In a random designed study (Deshpande
et al., 2008), 226 subjects with age range
between 17 and 62 years were divided into two
different groups. The Yoga (Y) group practiced
an integrated yoga module that included asanas,
pranayama, meditation, notional correction, and
devotional sessions. The control group practiced
mild to moderate physical exercises (PE). Both
groups had practices for one hour daily, six days
a week for eight weeks. Verbal Aggressiveness
was assessed before and after eight weeks using
the self-administered Verbal Aggressive Scale.
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OJMR 2015 | April - June 2015 | Volume 1 | Issue 1 | Pages 12-17 ISSN (Online): 2395-4892
Published online by Association for Indian Psychology, Rishikesh, India Quarterly, Peer-reviewed, International Journal
There was a significant decrease in verbal
aggressiveness in the yoga group (P = 0.01
paired samples t-test) with a non significant
increase in the PE group.
Discussion
Aggressive adolescents often deal with
the level of influence various social systems such
as family, friends, and school have on their
behavior (Laufer, 2003), low self-concept
(developed in relation to others), low self-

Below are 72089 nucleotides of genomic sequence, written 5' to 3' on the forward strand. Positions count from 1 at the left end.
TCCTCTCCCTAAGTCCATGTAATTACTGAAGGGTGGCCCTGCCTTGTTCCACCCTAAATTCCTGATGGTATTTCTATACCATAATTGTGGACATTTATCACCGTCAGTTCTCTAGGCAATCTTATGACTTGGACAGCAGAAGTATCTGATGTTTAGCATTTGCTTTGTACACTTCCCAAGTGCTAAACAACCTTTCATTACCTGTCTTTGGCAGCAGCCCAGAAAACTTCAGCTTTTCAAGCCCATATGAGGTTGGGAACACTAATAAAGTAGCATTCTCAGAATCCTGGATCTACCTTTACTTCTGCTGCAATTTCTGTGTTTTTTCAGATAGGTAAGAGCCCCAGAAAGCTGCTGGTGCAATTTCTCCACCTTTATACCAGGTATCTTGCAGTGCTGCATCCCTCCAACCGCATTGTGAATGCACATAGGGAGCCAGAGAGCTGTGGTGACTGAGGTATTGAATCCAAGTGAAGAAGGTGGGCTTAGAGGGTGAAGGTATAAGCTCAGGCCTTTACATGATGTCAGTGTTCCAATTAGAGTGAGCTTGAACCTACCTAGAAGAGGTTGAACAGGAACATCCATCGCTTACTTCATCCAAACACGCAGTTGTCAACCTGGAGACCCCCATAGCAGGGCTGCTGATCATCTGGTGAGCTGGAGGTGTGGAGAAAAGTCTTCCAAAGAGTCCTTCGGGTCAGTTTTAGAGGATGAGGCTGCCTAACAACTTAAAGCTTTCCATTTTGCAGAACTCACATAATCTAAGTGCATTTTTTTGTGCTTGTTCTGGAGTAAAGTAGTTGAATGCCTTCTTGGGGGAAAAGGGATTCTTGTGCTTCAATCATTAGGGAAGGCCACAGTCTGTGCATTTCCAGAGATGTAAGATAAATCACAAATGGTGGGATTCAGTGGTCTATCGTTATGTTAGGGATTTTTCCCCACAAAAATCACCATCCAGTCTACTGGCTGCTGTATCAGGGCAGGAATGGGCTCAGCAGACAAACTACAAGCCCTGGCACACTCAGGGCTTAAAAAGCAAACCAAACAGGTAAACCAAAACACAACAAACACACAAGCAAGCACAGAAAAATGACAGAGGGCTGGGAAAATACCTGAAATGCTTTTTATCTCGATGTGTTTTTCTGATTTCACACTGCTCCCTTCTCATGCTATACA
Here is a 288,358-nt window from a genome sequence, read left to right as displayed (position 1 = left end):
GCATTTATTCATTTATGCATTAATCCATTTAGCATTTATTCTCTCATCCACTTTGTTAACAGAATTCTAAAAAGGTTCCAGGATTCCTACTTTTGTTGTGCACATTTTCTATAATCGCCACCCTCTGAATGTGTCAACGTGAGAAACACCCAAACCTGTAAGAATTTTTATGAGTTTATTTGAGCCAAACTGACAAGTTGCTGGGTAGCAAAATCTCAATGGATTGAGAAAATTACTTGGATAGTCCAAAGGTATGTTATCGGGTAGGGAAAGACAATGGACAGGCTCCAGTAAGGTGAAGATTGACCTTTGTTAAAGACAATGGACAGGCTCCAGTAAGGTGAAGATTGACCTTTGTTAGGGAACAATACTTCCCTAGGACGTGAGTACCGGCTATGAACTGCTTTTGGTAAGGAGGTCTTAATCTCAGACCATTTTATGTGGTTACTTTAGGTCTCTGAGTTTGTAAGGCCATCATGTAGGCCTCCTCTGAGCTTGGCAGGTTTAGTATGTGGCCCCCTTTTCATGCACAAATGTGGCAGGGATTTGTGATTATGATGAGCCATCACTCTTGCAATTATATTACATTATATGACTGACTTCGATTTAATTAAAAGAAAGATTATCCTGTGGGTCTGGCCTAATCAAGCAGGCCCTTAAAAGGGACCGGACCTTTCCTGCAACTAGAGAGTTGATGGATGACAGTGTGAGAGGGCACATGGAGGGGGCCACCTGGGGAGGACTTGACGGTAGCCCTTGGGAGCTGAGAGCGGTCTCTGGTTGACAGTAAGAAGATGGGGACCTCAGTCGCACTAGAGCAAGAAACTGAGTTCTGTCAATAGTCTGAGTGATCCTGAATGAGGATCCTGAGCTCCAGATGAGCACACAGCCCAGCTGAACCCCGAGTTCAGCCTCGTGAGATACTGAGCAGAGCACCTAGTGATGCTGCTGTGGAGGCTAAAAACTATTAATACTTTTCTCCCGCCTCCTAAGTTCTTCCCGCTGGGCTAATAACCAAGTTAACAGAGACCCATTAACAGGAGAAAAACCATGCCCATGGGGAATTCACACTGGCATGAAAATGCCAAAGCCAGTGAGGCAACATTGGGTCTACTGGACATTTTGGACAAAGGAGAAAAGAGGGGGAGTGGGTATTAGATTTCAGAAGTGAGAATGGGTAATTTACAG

awareness (Vermeiren, 2004) and suicide
(Cairns, 1988). Meditation and mindfulness
interventions were identified as an effective
second-line approach for emotional, attentional,
and behavioral (e.g., aggression) disturbances
(Cloitre, 2011). Consistent practice of meditation
with sensitive professional guidance may
enhance the sense of a distinct “self” and
awareness of its wishes, goals, needs, sense of
self control and wholeness. This state may
provide the necessary potential for positive
change (Shyam, 1994). Meditation can produce
increases in relative left-sided anterior activation
that are associated with reductions in anxiety
and negative affect and increases in positive
affect (Davidson et al., 2003). Guided
mindfulness meditation is a powerful technique
for facilitating healing and growth toward